Billionaire financier Tom Steyer released nine years of tax returns on Thursday afternoon. At over 2,600 pages, the staggering sum of documents is far beyond what any other candidate in the race has reported in tax returns so far.
Steyer made around $1.2 billion from 2009 to 2017, the years his campaign made available. In 2017, Steyer made $146 million. His lowest income was in 2009, when he made $60.8 million.
The long-shot candidate's total taxes over nine years came to $405 million, including about $261 million in federal taxes and $143 million in state taxes. The total effective tax rate -- total taxes divided by adjusted gross income -- was around 34% on average.
Steyer and his wife also donated $190 million to charity, which combines both his personal contributions and his charitable organizations’ contributions.
The tax releases also demonstrate Steyer’s increased political involvement over the years.
In 2009, he gave more than $52,000 in political contributions, but in 2016, the most-recent presidential election, that contribution swelled to $139.6 million. In 2017, his contributions notably sank to $65.4 million.
Steyer has yet to release his 2018 tax returns, which his campaign said he’s still in the process of filing, and which could provide significant insight into what his contributions looked like during the midterm elections when Democrats took back control of the House of Representatives.
According to his campaign, Steyer’s political activities from 2009 to 2017 totaled $365.6 million, including contributions to federal and state candidates; federal and state committees; and to his nonprofit spending for NextGen and Need to Impeach.
Other candidates’ tax returns have shown increasing amounts of wealth throughout the course of their careers, including millionaire status for candidates like former Vice President Joe Biden, and Sens. Bernie Sanders, of Vermont, Elizabeth Warren, of Massachusetts, and Kamala Harris, of California.
As for Steyer, his highest incomes came in 2014 at around $189.3 million and in 2010 at around $175.4 million -- was also the year he and his wife signed the Giving Pledge.
In 2012, the final year he spent as head of his hedge fund, Farallon Capital Investments, he and his wife earned $174.3 million. There is some spike in charitable donations right after 2012, which was right after he stepped down from Farallon. His campaign has said that this was because he wanted to set up several nonprofit/private charities right away: TomKat Foundation, TomKat Ranch and Beneficial State Foundation.
After running Farallon for 26 years, Steyer stepped down to focus on politics and the environment. He launched his nonprofit, NextGen America, which focuses on clean energy, and later, Need to Impeach, which is aimed directly at lobbying for President Donald Trump’s impeachment.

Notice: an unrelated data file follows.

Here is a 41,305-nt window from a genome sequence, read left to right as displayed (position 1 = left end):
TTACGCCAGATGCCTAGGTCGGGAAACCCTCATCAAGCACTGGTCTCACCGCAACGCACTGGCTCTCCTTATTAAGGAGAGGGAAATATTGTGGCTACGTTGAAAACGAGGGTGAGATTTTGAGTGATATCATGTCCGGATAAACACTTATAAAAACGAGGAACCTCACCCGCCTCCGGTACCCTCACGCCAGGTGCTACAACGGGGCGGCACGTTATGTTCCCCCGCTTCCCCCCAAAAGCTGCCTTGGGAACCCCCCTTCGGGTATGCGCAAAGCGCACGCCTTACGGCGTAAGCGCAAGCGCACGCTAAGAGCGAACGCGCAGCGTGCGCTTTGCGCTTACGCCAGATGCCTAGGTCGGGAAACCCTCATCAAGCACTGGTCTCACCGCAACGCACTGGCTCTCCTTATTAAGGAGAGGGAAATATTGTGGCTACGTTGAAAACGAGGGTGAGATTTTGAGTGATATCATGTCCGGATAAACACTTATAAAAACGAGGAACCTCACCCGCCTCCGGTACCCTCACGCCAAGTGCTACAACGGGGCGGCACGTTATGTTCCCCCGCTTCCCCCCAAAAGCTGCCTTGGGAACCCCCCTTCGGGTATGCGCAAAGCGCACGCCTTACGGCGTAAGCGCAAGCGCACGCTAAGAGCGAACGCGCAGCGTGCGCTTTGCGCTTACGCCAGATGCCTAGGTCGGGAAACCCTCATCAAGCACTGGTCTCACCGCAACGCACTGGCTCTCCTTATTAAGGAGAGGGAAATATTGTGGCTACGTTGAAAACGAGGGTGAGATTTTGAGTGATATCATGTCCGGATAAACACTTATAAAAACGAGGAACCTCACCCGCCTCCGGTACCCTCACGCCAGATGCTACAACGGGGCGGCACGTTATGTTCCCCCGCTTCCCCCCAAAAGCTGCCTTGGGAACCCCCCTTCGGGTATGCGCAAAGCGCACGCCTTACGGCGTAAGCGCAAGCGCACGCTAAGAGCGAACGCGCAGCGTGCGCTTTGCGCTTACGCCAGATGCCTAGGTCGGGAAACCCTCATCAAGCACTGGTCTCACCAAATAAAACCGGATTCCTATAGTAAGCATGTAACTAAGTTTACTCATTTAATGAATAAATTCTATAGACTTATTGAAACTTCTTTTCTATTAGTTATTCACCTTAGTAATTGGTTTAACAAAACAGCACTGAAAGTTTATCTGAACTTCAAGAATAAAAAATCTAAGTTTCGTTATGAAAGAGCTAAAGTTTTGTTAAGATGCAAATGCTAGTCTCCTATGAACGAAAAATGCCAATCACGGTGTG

He has poured hundreds of millions of his own money into electing Democrats who support Trump's impeachment. In 2018, through those two political organizations, he spent $74 million in the midterm elections with the goal of electing progressive candidates across the country.
Since throwing his hat into the 2020 ring, Steyer has also stepped down from his outside political ventures. But he has pledged to commit the $50 million he promised for Need to Impeach this year.
Steyer has sparked a good deal of controversy about his past ventures. Some have cited hypocrisy for how he built his fortune with Farallon's deep investment in fossil fuels. But the candidate signed a pledge not to accept money from the fossil fuels industry earlier this year and told "This Week" on July 14 he has changed course on the topic and has spent millions fighting climate change.
"In our business, we invested in every part of the economy, including fossil fuels," he told ABC News' Jonathan Karl. "When I realized what a threat this was, I changed. I divested from all that stuff."
Several of his fellow 2020 candidates on the progressive side have also criticized his wealth -- and the way he’s used it -- promising to pour $100 million of his own money into campaigning, including blanketing the airwaves with advertising.
Warren used his announcement as a springboard for her own fundraising, saying candidates need to be able to do more than just write "big checks." Sanders told MSNBC that he is "tired of seeing billionaires trying to buy political power."
Steyer, who supports a wealth tax, said under his own proposal he would "pay more than an additional $10 million annually in taxes," according to a memo released with the tax returns. Steyer’s wealth tax would require 1 cent for every dollar over $20 million. By comparison, Warren’s wealth tax calls for 2 cents on every dollar after $50 million and 3 cents after $1 billion.
The vast dump of tax documents Thursday afternoon is his campaign’s effort to appear totally transparent and set himself apart from the current White House occupant. Trump's tax returns remain shrouded in mystery.
"This level of financial disclosure is unparalleled for a presidential candidate," campaign manager Heather Hargreaves said in a statement. "Tom is releasing his tax returns now because he believes in providing transparency at all levels of government which includes elected officials. The documents he is releasing also provide voters with an understanding of his role in the private sector, which he has since left behind seven years ago to work for the public good."
Steyer’s personal financial disclosure documents were not included in the document release. His campaign tells ABC News they are currently under review with the Office of Government Ethics and will be released as soon as they have been certified.